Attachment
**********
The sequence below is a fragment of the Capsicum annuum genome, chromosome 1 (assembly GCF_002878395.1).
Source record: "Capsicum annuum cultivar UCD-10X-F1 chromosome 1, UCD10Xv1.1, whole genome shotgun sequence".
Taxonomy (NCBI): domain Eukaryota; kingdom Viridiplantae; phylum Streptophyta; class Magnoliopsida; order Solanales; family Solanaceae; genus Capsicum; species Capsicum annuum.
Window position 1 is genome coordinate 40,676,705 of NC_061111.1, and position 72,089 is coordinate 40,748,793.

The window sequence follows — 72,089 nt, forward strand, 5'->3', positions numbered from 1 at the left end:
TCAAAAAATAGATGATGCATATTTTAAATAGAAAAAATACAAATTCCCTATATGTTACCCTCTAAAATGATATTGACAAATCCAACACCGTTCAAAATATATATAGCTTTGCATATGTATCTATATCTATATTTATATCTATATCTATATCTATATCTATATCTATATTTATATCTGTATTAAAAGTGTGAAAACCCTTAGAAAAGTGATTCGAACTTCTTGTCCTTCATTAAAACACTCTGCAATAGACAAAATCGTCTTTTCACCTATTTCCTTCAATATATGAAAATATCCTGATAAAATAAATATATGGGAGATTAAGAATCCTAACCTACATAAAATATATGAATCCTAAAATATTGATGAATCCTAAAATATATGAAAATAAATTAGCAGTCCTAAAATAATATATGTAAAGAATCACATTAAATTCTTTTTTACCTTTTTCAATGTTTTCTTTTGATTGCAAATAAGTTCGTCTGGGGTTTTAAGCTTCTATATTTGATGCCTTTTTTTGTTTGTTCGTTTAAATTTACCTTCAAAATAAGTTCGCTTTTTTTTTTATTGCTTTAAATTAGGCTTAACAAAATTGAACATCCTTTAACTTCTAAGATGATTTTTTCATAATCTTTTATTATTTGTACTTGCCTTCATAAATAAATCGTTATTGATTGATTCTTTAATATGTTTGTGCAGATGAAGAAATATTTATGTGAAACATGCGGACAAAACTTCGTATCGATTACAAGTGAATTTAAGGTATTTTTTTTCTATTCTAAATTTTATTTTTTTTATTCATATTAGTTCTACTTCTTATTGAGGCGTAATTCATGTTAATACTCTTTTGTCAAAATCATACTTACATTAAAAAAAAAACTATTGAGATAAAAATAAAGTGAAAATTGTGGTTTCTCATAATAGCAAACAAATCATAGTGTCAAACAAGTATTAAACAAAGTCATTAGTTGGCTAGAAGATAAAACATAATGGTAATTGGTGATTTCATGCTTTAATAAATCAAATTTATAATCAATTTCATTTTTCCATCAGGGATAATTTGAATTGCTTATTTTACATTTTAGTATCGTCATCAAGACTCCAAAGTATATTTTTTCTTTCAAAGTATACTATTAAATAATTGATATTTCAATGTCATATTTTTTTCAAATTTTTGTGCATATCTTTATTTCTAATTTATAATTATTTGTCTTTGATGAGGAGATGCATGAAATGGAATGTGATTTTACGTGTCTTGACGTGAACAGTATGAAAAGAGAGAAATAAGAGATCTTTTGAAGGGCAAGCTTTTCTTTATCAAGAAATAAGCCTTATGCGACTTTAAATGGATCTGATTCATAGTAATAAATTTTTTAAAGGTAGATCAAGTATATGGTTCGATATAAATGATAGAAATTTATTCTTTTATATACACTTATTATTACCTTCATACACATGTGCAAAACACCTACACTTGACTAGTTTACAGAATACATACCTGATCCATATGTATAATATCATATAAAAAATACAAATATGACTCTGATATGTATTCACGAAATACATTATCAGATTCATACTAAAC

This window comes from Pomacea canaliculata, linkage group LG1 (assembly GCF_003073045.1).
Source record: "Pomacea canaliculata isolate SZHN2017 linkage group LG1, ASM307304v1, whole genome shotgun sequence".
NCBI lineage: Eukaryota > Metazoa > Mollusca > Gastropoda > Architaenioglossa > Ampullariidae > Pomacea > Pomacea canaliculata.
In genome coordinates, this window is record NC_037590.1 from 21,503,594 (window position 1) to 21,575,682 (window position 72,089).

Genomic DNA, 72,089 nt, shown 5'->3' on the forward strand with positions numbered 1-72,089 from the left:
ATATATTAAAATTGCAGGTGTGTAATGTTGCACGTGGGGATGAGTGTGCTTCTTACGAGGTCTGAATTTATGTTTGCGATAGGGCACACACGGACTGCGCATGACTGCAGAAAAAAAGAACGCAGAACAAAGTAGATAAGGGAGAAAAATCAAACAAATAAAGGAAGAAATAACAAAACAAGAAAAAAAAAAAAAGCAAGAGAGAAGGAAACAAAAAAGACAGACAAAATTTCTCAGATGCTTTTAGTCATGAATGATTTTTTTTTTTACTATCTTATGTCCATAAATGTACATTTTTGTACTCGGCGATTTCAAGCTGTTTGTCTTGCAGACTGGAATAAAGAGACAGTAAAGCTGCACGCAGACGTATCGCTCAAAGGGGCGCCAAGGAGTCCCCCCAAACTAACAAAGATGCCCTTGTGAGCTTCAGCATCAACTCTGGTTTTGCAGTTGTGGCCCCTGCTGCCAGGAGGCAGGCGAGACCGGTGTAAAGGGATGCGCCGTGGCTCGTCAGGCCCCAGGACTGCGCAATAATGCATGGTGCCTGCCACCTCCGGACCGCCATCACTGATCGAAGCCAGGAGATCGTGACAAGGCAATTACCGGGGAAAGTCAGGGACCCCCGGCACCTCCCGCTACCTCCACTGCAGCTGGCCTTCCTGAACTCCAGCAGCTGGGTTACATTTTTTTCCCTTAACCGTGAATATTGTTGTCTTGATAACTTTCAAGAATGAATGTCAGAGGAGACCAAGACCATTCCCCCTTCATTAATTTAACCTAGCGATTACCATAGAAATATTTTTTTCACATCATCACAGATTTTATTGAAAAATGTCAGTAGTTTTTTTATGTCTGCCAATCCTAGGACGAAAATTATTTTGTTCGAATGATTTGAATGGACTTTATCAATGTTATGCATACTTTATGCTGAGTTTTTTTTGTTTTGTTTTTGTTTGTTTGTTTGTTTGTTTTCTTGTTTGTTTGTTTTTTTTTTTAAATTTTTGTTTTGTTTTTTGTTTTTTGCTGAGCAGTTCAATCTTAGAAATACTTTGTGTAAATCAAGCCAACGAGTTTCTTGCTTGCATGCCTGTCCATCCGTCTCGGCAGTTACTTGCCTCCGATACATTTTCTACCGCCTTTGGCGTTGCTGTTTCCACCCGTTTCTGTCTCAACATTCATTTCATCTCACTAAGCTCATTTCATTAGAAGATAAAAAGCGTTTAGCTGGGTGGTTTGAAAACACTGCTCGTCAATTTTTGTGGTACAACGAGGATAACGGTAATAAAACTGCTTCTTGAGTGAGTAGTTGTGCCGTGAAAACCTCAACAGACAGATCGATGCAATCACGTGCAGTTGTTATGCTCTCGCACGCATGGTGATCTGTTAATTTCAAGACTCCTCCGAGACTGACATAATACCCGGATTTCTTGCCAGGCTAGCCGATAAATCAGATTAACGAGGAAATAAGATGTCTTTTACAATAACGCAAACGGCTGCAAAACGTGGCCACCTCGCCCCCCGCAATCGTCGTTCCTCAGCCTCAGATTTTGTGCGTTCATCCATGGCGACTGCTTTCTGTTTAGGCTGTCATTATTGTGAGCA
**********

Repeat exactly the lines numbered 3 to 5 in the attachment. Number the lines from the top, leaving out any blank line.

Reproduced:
Taxonomy (NCBI): domain Eukaryota; kingdom Viridiplantae; phylum Streptophyta; class Magnoliopsida; order Solanales; family Solanaceae; genus Capsicum; species Capsicum annuum.
Window position 1 is genome coordinate 40,676,705 of NC_061111.1, and position 72,089 is coordinate 40,748,793.

The window sequence follows — 72,089 nt, forward strand, 5'->3', positions numbered from 1 at the left end: